Let me also take this opportunity to share that though I had been washing the cup off between dumping it and reinserting it, I had not disinfected it. Which is what I did while I had a tampon in. I just boiled water and left it in there for about 5 minutes. Your suppose to do this between each reinsertions.

I was not loosing hope about the whole cup idea but I was certainly freakout by this mornings episode. Does this happen to other women at night? I don’t know??

In between running my daughter to and from recital and fittings I went back to the internet to see about buying another option. I ended up choosing the FLEX cup. I am going to order this for next month and see if works better.

Towards the evening, after using tampons all day, I actually wanted to try the cup again. I felt that I was just as concerned about my tampons (for different reasons) as I was about the cup. The difference is I felt like the cup was less likely to leak. And, I ultimately have always been able to get it out.

I ended up using the cup for the recital and it went fine. It was actually really nice to pee and not feel like something was all peeped on or wet.

Taking it out before going to bed wasn’t an issues either. But for sleeping. I ended up using a tampon. I kinda wondered if the position I sleep in is good for the cup. Will the blood just spill out in me? Another example of not understanding or trusting it the cup yet.

Day 2- The Menstrual Cup Experiment

Day 2- Still struggling getting this cup out. I had an idea last night of tying a string to the bottom of it. But, the string came off one time and I realized that I was just trying to make the cup more like a tampon. I also realized that I am taking it out WAY too often.

After realizing that I was treating the cup as a tampon I sat myself down and told myself that it was okay to treat it differently. Starting with not checking it will I went to bed. So from 1 pm to 8:30 pm, I just let it be.

I explored other cup options and saw a few that I think might work better. I think having a ring of sorts would allow me to take it out easier. While looking I found that there were a variety of choices. Which, again, surprised me. There is a whole market out there that I wasn’t aware of.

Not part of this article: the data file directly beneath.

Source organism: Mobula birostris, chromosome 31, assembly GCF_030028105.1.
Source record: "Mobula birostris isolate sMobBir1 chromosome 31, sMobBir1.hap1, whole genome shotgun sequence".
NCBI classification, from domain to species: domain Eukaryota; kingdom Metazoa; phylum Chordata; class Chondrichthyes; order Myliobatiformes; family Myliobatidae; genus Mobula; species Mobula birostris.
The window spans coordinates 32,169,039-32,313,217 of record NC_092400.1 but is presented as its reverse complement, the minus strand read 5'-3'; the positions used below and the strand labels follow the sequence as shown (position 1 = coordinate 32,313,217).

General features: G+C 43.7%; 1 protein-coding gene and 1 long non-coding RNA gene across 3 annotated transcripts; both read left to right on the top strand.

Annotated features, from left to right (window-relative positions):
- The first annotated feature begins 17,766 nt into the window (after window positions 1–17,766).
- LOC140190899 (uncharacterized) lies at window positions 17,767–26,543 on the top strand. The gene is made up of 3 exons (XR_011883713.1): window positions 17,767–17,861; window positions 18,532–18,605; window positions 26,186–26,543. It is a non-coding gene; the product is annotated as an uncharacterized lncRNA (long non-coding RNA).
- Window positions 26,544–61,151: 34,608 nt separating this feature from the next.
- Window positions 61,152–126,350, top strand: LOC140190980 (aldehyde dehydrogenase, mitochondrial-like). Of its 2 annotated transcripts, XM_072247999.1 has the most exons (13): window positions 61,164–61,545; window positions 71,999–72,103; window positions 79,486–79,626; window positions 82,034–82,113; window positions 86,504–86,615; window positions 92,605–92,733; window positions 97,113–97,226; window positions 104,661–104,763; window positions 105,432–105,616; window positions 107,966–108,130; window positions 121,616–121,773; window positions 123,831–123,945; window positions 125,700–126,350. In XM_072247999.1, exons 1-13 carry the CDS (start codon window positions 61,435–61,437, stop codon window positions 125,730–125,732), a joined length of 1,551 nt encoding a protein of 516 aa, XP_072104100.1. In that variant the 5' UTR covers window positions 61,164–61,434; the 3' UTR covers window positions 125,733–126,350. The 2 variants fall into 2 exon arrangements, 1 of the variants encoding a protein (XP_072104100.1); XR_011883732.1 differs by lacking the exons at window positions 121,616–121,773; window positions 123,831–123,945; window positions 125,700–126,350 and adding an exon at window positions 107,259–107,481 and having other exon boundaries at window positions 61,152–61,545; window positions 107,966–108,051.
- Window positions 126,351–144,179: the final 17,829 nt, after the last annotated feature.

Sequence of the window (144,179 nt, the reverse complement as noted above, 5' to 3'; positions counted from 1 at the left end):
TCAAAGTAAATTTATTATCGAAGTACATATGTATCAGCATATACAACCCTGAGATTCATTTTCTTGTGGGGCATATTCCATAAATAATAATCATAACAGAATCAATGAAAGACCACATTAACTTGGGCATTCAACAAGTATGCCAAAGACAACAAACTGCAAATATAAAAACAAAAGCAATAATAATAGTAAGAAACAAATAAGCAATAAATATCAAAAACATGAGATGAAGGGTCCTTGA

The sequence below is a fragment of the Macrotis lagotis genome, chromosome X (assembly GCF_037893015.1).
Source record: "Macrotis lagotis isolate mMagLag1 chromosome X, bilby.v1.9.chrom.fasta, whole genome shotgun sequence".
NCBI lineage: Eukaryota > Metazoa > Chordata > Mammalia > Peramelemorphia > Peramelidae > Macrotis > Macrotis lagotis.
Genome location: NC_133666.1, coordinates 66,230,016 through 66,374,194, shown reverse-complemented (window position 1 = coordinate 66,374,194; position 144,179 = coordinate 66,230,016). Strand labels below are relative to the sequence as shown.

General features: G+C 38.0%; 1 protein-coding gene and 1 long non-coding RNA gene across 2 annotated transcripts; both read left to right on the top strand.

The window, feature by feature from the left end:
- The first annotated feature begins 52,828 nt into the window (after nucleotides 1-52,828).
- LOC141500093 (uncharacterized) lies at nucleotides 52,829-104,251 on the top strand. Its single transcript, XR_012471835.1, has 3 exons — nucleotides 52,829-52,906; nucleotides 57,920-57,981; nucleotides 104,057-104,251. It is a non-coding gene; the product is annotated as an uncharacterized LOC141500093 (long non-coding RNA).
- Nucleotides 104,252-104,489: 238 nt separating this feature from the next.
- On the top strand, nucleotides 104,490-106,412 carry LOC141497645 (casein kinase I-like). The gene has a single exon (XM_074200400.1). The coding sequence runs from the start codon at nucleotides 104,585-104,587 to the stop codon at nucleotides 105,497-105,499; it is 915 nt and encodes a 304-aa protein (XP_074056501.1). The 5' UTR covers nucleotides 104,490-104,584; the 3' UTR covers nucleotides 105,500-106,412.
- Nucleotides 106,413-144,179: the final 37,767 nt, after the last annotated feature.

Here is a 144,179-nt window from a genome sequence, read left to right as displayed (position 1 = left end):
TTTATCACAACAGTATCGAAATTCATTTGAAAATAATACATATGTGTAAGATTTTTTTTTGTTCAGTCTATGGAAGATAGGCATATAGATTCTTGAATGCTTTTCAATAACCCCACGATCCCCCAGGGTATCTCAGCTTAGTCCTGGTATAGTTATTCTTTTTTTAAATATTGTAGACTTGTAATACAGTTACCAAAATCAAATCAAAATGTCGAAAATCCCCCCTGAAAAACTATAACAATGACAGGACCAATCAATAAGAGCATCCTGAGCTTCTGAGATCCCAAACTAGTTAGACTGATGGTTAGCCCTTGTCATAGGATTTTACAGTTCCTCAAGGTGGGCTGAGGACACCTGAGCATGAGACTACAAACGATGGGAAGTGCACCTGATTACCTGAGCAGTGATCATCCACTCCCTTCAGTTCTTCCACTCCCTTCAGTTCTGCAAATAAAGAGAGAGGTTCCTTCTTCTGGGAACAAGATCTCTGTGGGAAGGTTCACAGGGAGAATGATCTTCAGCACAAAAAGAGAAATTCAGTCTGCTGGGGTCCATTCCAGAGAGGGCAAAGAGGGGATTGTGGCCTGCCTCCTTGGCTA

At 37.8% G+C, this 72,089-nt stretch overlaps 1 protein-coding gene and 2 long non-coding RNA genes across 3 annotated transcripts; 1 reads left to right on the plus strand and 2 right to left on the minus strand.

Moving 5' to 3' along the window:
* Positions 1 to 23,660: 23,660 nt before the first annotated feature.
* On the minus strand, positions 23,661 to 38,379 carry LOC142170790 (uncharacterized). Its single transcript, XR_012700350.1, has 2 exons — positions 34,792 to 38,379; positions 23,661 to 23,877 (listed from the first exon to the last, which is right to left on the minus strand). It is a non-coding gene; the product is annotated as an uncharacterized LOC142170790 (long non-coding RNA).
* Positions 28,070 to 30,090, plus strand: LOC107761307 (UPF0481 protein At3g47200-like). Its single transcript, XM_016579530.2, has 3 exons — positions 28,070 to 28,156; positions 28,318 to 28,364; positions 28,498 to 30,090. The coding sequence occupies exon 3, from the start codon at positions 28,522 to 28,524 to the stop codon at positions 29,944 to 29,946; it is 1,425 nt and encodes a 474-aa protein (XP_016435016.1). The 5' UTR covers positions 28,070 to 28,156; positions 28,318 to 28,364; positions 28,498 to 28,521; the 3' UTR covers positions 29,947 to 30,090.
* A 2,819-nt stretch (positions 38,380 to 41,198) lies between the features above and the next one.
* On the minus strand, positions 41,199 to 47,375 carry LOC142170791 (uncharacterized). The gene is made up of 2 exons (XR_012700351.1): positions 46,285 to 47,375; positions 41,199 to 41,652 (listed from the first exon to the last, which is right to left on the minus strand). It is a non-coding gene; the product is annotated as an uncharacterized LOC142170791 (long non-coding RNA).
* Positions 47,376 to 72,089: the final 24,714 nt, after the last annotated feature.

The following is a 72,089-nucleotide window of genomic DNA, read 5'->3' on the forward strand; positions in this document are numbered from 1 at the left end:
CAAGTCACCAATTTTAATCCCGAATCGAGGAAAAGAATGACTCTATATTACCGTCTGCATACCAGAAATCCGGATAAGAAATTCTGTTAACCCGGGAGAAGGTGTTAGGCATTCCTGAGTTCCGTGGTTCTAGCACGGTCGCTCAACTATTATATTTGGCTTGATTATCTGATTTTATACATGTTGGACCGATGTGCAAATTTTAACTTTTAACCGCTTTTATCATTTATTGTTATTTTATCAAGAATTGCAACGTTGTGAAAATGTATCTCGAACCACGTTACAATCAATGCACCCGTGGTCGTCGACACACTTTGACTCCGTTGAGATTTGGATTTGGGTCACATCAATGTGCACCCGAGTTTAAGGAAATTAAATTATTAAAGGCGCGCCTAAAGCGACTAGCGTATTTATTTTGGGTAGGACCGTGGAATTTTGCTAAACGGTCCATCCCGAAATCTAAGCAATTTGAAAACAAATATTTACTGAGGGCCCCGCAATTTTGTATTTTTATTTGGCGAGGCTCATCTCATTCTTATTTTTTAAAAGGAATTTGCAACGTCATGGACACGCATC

I also came to the conclusion that the reason I might be having a hard time getting the cup out is because I have a high cervix. Hello!!! How is it that I am 40 and have had 2 children and just now realizing this? Geeze!!

Photo by Juan Camilo Navia on Unsplash

As I sank into the experience a little more I did feel like the cup felt more secure and efficient in collecting the blood. Another HUGE positive is that when you go to the bathroom, number 1 or 2, pee pee doesn’t soak the string. I have always hated when that happened. It actually feels cleaner and less messy this way. As did the fact that I didn’t need to change it as often, liberating!!!

Around 8:30 pm, I struggled to take it out (swearing and sweating a little). The cup didn’t have a lot of blood but I dumped it, washed it off really well and then reinserted it and went to bed.

All in all, even with the challenge of getting the cup out, I imagine that I will not be going back to tampons. There is something about this process that feels better. Better for the environment, yes. But it is deeper than that. I will be thrilled if this continues to go well.

Day 1- The Menstrual Cup Experiment

If you want to know more about my decision to try the menstrual cup, read the following post.

Day 1- After buying my cup, I disinfected it by placing it in boiling water for a few minutes. I have to admit that when I saw the size of the cup I was a little intimidated. It was larger than I imagined and the material is sturdy and rubbery. I wondered how I would get it small enough to comfortably place it where it needed to go. I also second guess if this really was safe to be putting it up my yoni. It is so different than a tampon. Where a tampon is slender and soft, this is bulky and hard.

This reminded me how hard it can be to change and how scary becoming more aware can be. I slightly envy those that are still oblivious to the state of things. I didn’t grow up in a house where we discussed whether or not products were safe for us. My mother’s generation just trusted and assumed that if a product was on a shelf to buy, it was safe. Shit, my mother made microwavable meals for us for dinner.

It has been a huge awakening for me to start changing the relationship I have with stuff. This whole Menstrual Cup is bringing up way more than I thought it would..

I never questioned placing tampons inside of me, but after being introduced to the cup, I started to wonder. Check out this article to see what is actually in tampons. Think Round-up scary…

Which made me think, “what else do I just blindly?”

Then it hit me…. “Well you are blindly going to put this contraption into you and you don’t know if it is truly better for you.” Yes, I did some research. Yes, I listened to some podcasts. But, how do I REALLY know it is better?”

This is one of Rerooting Circles goals. To become better acquainted with our own inner intuition. What better way to strengthen my relationship with my intuition than to use my Yoni or womb.

But I did one last Ecosia to be sure. Here are the two articles that stood out:

Menstrual Cup Dangers: 3 Reasons You Shouldn’t Make The Switch”. Read it for yourself but know that it isn’t what you think.

“What are Menstrual Cups Made Out Of”which suggests to read the materials that your cup is made out of because some are better than others.

So back to my cup I go. I looked on the box to find out what it was made out of and where. On the front of the box it is said “silicone 100% médical” and “Fabriquée à Cavaillon en France”. Double good.